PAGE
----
After all (as the New Normals will sternly remind me), no one is forcing us to get “vaccinated.” If we choose not to, or can’t for medical reasons, all we have to do is submit to a “test” — you know, the one where they ram that 9-inch swab up into your sinus cavities — within 24 hours before we want to go out to dinner, or attend the theater or a sports event, or visit a museum, or attend a university, or take our children to school or a playground, and our test results will serve as our “vaccine passports!” We just present them to the appropriate Covid Compliance Officer, and (assuming the results are negative, of course) we will be allowed to take part in New Normal society just as if we’d been “vaccinated.”
Either way, “vaccine” or “test,” the New Normal officials will be satisfied, because the tests and passes are really just stage props. The point is the display of mindless obedience. Even if you take the New Normals at their word, if you are under 65 and in relatively good health, getting “vaccinated” is more or less pointless, except as a public display of compliance and belief in the official Covid-19 narrative (the foundation stone of the New Normal ideology). Even the high priests of their “Science” confess that it doesn’t prevent you spreading the “plague.” And the PCR tests are virtually meaningless, as even the WHO finally admitted. (You can positive-PCR-test a pawpaw fruit … but you might want to be careful who you tell if you do that.)
In contrast to the “vaccine” and the “test” themselves, the forced choice between them is not at all meaningless. It is no accident that both alternatives involve the violation of our bodies, literally the penetration of our bodies. It doesn’t really matter what is in the “vaccines” or what “results” the “tests” produce. The ritual is a demonstration of power, the power of the New Normals (i.e., global capitalism’s new face) to control our bodies, to dominate them, to violate them, psychologically and physically.
Now, don’t get all excited, my “conspiracy theorist” friends. I haven’t gone full QAnon just yet. Bill Gates and Klaus Schwab are not sitting around together, sipping adrenochrome on George Soros’ yacht, dreaming up ways to rape people’s noses. This stuff is built into the structure of the system. It is a standard feature of totalitarian societies, cults, churches, self-help groups, and … well, human society, generally.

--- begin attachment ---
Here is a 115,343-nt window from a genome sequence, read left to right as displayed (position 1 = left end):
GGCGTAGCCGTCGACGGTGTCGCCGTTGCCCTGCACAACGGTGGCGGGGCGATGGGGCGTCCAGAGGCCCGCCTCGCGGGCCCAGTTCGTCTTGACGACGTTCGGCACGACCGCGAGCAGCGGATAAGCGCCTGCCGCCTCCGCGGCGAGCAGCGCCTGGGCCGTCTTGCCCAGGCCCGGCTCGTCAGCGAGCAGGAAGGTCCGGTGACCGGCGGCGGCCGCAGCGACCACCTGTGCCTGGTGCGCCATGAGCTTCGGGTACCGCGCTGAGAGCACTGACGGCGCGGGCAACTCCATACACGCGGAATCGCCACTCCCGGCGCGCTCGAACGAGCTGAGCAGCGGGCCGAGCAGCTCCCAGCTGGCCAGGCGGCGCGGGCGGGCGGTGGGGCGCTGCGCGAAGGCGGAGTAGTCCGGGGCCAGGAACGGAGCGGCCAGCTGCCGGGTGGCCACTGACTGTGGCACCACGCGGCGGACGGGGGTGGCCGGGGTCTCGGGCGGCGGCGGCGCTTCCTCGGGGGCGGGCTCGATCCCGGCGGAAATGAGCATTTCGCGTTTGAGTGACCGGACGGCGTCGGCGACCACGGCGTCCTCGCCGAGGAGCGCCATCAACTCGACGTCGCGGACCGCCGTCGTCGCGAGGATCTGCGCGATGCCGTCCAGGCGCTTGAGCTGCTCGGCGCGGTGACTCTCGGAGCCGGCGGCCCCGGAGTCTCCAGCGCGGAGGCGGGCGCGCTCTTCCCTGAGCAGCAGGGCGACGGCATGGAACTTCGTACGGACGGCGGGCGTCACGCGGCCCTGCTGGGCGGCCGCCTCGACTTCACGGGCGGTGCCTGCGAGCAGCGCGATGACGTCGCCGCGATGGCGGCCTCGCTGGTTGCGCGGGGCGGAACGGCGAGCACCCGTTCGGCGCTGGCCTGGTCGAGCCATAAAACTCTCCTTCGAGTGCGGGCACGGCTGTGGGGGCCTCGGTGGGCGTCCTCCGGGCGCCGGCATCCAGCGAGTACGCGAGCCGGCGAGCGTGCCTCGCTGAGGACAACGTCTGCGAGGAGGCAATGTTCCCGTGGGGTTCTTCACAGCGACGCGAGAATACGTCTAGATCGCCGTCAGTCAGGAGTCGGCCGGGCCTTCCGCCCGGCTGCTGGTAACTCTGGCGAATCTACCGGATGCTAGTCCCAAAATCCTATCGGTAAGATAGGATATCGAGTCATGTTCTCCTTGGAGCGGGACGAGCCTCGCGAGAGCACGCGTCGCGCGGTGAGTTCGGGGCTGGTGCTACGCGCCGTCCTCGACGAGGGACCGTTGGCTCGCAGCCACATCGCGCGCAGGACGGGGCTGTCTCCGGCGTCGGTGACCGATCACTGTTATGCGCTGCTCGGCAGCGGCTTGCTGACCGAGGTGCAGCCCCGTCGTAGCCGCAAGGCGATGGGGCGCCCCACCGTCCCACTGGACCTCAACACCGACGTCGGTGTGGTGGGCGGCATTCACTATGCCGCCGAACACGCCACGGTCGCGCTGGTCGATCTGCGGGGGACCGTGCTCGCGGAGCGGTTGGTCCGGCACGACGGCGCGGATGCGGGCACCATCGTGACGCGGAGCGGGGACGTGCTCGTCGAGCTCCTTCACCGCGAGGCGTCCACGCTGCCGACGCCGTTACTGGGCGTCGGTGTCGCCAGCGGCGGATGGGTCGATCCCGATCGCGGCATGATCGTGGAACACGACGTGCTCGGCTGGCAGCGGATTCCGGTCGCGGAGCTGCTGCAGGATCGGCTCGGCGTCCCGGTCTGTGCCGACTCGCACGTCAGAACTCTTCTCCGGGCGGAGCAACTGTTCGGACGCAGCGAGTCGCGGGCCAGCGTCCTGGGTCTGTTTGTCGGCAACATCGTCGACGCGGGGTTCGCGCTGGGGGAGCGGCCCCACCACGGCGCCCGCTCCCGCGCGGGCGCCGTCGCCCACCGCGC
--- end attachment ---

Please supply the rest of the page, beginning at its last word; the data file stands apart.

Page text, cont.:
Being forced to repeat a physical action which only makes sense within a specific ideology reifies that ideology within us. There is nothing inherently diabolical about this. It is a basic socialization technology. It is how we socialize our children. It is why we conduct weddings, baptisms, and bar mitzvahs. It is how we turn young men and women into soldiers. It is how actors learn their blocking and their lines. It is why the Nazis held all those rallies. It is why our “democracies” hold elections. It is also basic ceremonial magic … but that’s a topic for a different column.
The issue, at the moment, is the Unvaccinated Question, and the public rituals that are being performed to make the New Normal ideology “reality,” and what to do about those of us who refuse to participate in those rituals, who refuse to forswear “old normal” reality and convert to New Normalism so that we can function in society without being segregated, criminalized, or “diagnosed” as “sociopathic” or otherwise psychiatrically disordered.
For us “conspiracy-theorizing reality deniers,” there is no getting around this dilemma. This isn’t Europe in the 1930s. There isn’t anywhere to emigrate to … OK, there is, temporarily, in some of the US states that have been staging rebellions, and other such “old normal” oases, but how long do you think that will last? They’re already rolling out the “mutant variants,” and God only knows what will happen when the long-term effects of the “vaccines” kick in.
No, for most of us denizens of the global capitalist empire, it looks like the New Normal is here to stay. So, unless we are prepared to become New Normals, we are going to have to stand and fight. It is going to get rather ugly, and personal, but there isn’t any way to avoid that. Given that many New Normals are our friends and colleagues, or even members of our families, it is tempting to believe that they will “come to their senses,” that “this is all just a hysterical overreaction,” and that “everything will go back to normal soon.”
This would be a monumental error on our parts … very possibly a fatal error.
Totalitarian movements, when they reach this stage, do not simply stop on their own. They continue to advance toward their full expressions, ultimately transforming entire societies into monstrous mirror-images of themselves, unless they are opposed by serious resistance. There is a window at the beginning when such resistance has a chance. That window is still open, but it is closing, fast. I can’t tell you how best to resist, but I can tell you it starts with seeing things clearly, and calling things, and people, exactly what they are.